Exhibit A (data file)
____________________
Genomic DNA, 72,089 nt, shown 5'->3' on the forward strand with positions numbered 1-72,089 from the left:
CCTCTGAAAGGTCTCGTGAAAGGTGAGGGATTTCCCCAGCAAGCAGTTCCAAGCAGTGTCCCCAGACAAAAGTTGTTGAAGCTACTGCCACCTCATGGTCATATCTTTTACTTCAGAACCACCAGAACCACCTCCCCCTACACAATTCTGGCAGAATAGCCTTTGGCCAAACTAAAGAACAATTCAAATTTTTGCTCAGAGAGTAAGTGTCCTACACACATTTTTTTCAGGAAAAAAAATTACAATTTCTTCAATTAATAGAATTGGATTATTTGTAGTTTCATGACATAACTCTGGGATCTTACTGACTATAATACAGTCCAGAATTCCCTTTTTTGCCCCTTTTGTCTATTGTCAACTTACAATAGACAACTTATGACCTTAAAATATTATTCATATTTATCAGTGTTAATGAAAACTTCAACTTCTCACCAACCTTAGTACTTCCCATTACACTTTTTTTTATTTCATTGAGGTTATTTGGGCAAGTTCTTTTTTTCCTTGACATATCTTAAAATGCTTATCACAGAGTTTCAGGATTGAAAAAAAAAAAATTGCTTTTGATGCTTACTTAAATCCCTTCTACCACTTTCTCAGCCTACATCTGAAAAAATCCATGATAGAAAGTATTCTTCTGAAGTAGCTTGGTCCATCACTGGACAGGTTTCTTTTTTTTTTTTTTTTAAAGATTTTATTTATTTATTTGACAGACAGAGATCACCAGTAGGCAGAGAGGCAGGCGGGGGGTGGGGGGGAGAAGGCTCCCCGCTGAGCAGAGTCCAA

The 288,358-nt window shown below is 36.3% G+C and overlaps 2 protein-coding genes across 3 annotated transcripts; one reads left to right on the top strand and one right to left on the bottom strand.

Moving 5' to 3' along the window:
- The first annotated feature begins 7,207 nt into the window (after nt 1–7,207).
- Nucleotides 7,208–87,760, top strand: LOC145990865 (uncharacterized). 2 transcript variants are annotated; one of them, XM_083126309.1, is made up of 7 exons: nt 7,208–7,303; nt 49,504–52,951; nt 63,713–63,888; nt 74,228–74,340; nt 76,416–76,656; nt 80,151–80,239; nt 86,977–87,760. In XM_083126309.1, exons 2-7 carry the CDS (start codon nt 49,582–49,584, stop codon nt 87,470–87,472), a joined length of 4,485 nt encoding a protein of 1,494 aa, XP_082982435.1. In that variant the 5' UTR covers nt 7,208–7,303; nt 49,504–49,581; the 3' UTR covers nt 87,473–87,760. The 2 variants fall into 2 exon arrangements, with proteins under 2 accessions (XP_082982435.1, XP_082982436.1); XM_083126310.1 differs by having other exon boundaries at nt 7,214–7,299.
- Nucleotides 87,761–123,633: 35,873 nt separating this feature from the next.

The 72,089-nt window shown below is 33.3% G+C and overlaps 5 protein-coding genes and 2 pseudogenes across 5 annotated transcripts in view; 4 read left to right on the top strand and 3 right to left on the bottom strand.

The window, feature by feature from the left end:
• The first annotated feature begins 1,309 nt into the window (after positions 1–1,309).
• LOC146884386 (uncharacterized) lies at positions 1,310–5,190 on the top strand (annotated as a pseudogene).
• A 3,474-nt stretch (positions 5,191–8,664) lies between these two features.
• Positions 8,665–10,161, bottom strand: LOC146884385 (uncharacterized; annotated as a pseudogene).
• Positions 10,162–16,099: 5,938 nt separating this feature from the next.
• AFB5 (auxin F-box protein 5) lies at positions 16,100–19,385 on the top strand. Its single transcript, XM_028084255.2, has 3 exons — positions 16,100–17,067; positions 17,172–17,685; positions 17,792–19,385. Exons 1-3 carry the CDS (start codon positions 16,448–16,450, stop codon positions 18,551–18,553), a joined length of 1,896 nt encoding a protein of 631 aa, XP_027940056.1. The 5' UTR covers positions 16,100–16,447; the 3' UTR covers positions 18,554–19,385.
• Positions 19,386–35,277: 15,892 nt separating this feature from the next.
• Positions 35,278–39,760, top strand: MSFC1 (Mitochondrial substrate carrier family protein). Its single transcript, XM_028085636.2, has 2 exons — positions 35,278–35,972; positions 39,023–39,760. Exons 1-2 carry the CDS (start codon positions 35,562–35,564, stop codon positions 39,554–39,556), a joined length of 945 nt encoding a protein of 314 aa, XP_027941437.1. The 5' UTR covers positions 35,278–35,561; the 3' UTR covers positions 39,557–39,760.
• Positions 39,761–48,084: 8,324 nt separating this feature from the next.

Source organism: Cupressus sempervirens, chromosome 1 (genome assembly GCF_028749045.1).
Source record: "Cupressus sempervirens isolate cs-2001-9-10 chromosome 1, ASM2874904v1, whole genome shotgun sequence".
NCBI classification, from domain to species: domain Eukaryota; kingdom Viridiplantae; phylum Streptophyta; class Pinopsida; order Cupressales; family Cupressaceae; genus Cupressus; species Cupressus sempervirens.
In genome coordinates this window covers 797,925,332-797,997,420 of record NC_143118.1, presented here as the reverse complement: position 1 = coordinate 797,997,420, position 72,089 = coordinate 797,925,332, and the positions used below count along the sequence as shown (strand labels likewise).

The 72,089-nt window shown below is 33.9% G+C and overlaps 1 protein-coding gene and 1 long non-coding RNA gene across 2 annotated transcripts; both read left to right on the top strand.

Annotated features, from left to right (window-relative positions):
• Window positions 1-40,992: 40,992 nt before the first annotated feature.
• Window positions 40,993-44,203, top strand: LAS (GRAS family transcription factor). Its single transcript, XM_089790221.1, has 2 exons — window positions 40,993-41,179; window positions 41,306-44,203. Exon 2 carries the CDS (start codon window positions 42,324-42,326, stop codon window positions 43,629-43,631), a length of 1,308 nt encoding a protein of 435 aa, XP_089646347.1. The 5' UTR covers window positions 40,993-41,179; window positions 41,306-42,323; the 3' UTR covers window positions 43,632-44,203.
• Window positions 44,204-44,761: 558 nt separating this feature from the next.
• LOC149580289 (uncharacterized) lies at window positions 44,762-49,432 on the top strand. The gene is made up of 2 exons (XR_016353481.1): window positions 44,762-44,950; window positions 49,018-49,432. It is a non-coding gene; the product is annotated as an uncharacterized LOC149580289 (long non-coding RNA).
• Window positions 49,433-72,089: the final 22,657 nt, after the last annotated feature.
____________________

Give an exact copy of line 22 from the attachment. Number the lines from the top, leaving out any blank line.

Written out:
In genome coordinates this window covers 797,925,332-797,997,420 of record NC_143118.1, presented here as the reverse complement: position 1 = coordinate 797,997,420, position 72,089 = coordinate 797,925,332, and the positions used below count along the sequence as shown (strand labels likewise).